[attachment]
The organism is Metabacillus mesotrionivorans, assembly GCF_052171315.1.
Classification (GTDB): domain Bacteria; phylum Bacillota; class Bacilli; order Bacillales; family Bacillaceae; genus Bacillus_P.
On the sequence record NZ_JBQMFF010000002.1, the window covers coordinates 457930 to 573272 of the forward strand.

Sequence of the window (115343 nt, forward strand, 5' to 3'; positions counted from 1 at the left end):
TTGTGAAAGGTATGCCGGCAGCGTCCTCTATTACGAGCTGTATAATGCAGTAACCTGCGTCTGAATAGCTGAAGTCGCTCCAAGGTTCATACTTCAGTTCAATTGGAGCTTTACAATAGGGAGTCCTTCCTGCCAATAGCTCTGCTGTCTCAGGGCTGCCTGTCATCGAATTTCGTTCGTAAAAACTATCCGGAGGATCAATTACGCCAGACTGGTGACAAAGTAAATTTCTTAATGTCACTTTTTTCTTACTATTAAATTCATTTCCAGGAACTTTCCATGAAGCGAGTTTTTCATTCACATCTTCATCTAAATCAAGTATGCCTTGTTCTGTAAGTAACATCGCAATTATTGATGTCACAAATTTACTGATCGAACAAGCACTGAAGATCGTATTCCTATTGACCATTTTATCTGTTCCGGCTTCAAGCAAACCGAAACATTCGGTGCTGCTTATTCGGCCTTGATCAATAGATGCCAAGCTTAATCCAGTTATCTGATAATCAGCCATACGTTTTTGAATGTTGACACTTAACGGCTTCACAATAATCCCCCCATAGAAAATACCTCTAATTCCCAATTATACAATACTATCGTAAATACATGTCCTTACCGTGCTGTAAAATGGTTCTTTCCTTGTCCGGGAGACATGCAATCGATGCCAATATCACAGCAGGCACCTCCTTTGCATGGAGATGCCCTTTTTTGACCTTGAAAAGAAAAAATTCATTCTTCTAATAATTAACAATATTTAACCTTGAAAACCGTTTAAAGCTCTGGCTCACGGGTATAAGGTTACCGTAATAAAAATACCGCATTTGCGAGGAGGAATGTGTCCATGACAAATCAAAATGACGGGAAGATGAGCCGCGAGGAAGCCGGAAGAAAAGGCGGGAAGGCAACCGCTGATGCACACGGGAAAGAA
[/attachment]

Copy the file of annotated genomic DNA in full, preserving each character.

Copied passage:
The organism is Metabacillus mesotrionivorans, assembly GCF_052171315.1.
Classification (GTDB): domain Bacteria; phylum Bacillota; class Bacilli; order Bacillales; family Bacillaceae; genus Bacillus_P.
On the sequence record NZ_JBQMFF010000002.1, the window covers coordinates 457930 to 573272 of the forward strand.

Sequence of the window (115343 nt, forward strand, 5' to 3'; positions counted from 1 at the left end):
TTGTGAAAGGTATGCCGGCAGCGTCCTCTATTACGAGCTGTATAATGCAGTAACCTGCGTCTGAATAGCTGAAGTCGCTCCAAGGTTCATACTTCAGTTCAATTGGAGCTTTACAATAGGGAGTCCTTCCTGCCAATAGCTCTGCTGTCTCAGGGCTGCCTGTCATCGAATTTCGTTCGTAAAAACTATCCGGAGGATCAATTACGCCAGACTGGTGACAAAGTAAATTTCTTAATGTCACTTTTTTCTTACTATTAAATTCATTTCCAGGAACTTTCCATGAAGCGAGTTTTTCATTCACATCTTCATCTAAATCAAGTATGCCTTGTTCTGTAAGTAACATCGCAATTATTGATGTCACAAATTTACTGATCGAACAAGCACTGAAGATCGTATTCCTATTGACCATTTTATCTGTTCCGGCTTCAAGCAAACCGAAACATTCGGTGCTGCTTATTCGGCCTTGATCAATAGATGCCAAGCTTAATCCAGTTATCTGATAATCAGCCATACGTTTTTGAATGTTGACACTTAACGGCTTCACAATAATCCCCCCATAGAAAATACCTCTAATTCCCAATTATACAATACTATCGTAAATACATGTCCTTACCGTGCTGTAAAATGGTTCTTTCCTTGTCCGGGAGACATGCAATCGATGCCAATATCACAGCAGGCACCTCCTTTGCATGGAGATGCCCTTTTTTGACCTTGAAAAGAAAAAATTCATTCTTCTAATAATTAACAATATTTAACCTTGAAAACCGTTTAAAGCTCTGGCTCACGGGTATAAGGTTACCGTAATAAAAATACCGCATTTGCGAGGAGGAATGTGTCCATGACAAATCAAAATGACGGGAAGATGAGCCGCGAGGAAGCCGGAAGAAAAGGCGGGAAGGCAACCGCTGATGCACACGGGAAAGAA